The Louisiana Insurance Commissioner issued a bulletin1 preventing insurers from issuing policies that prohibit policyholders from hiring public adjusters to help them with their property insurance claims. Continue Reading Insurance Companies Prohibited From Placing Anti Public Adjuster Language in Property Policies
Suppose a fire loss occurs. What happens if after the first fire loss and before repairs are finished, another fire loss occurs and burns down the structure? Should each fire loss be subject to a separate policy limit? Should an insurer pay one policy limit? Is the second fire a “total loss?” Continue Reading Two Fires Means Two Potential Policy Limits
The California and Colorado wildfires are the most recent natural disasters to highlight the pervasive underinsurance problem. United Policyholders has been in the forefront pushing an agenda to end this problem. But there continues to be push back from the insurance industry about making products and practices which will correct the problem. Continue Reading Everybody Recognizes that Underinsurance of Structures is a Systemic Problem. Will the Insurance Industry or its Regulators do Something to Correct It?
The insurance-to-value questions and concerns of underinsurance come up every time an insurance agent selling property insurance makes an application or oversees a renewal of a property insurance policy. Bill Wilson is an experienced insurance agent and insurance agent educator. When he talks insurance, those of us in the insurance business should listen. Continue Reading The Underinsurance Gap: Who Is Truly in a Better Situation To Determine the Full Amount of Property Insurance Required on a Structure?
An attorney on a ListServe seemed surprised to learn that some property insurance policies have clauses that can change the forum of litigation. They can also change the law and other requirements based on a state law. Attached is another case in Florida upholding these very anti-consumer provisions.1 Continue Reading Forum Selection Clauses Are Valid In Florida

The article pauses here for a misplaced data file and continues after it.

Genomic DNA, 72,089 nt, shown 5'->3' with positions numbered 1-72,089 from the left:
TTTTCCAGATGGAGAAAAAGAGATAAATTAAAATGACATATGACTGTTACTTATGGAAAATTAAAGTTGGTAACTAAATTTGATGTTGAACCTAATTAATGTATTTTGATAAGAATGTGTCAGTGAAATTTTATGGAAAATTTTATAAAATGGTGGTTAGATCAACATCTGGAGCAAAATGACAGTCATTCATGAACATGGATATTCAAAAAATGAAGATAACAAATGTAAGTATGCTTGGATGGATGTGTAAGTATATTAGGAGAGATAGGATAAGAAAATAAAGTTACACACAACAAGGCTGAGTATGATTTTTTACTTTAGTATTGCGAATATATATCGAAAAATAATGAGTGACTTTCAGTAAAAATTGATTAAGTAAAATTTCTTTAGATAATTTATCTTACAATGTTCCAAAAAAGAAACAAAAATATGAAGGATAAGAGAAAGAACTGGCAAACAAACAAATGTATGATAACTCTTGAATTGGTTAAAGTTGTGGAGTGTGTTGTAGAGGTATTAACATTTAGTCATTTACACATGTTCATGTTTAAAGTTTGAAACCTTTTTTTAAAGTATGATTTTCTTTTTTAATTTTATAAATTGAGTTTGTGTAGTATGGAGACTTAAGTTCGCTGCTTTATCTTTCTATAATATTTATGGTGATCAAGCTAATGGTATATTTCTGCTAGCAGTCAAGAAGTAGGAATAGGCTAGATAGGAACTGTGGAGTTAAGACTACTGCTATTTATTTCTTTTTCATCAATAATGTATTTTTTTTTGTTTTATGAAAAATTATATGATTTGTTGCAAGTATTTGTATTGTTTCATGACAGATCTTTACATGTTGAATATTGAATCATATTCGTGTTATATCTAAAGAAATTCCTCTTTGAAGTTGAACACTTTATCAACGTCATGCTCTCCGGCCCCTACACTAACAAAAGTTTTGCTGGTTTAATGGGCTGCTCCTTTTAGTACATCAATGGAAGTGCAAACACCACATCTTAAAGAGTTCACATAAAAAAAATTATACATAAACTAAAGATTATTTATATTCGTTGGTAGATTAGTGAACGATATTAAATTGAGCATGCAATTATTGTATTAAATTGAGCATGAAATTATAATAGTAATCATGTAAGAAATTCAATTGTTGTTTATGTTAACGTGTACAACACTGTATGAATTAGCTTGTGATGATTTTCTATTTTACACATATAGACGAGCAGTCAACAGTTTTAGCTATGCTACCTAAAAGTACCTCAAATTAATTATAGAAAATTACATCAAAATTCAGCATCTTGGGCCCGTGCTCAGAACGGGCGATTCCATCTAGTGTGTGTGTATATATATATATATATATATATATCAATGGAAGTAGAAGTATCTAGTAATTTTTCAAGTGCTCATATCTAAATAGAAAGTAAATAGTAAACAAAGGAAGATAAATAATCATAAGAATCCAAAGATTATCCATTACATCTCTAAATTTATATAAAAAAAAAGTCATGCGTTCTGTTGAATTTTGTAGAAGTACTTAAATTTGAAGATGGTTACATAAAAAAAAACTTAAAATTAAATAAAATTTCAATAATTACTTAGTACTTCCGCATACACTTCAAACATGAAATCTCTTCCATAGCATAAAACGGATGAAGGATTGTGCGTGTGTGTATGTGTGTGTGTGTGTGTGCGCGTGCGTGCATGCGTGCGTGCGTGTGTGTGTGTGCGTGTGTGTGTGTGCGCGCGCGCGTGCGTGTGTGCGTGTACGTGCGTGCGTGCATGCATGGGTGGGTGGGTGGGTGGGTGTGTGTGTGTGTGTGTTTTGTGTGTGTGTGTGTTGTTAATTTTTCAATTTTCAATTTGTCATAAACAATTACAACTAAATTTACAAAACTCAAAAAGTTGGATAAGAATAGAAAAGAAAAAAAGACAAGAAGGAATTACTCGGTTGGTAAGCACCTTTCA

Have you ever read and viewed ads by attorneys who feign that by being what they claim is “aggressive,” they are “badass?” Lawyers can say and advertise anything on social media. Merlin Law Group sought out and is proud to have hired Harrece “Rece” Gassery, who truly served as a “badass” Marine infantry officer. Rece was deployed in Iraq and then Afghanistan. Thank you, Rece, for your service. Welcome to Merlin Law Group. Now you get to fight for American policyholders ripped off by their insurance companies. Continue Reading Ooh-rah!! Merlin Law Group Hires a Marine Attorney in Louisiana
The Colorado Division of Insurance got an earful from Colorado policyholders dealing with insurance claim problems at a virtual town hall meeting last night. The event, Insurance Town Hall – Partial Losses in the Boulder Fires & Straight Line Winds, had panelists discussing the issues of soot, ash, and char claims following the recent Marshall Fire. Insurance Commissioner Michael Conway was obviously frustrated hearing how Coloradans are being treated with their claims. He stated that “his blood pressure was going up” and that he intended to call Liberty Mutual and Travelers. The event was recorded and will be on the Division’s website. Continue Reading Soot, Ash, and Char Claims Are Hot Topic At Colorado Insurance Commission Virtual Town Hall Meeting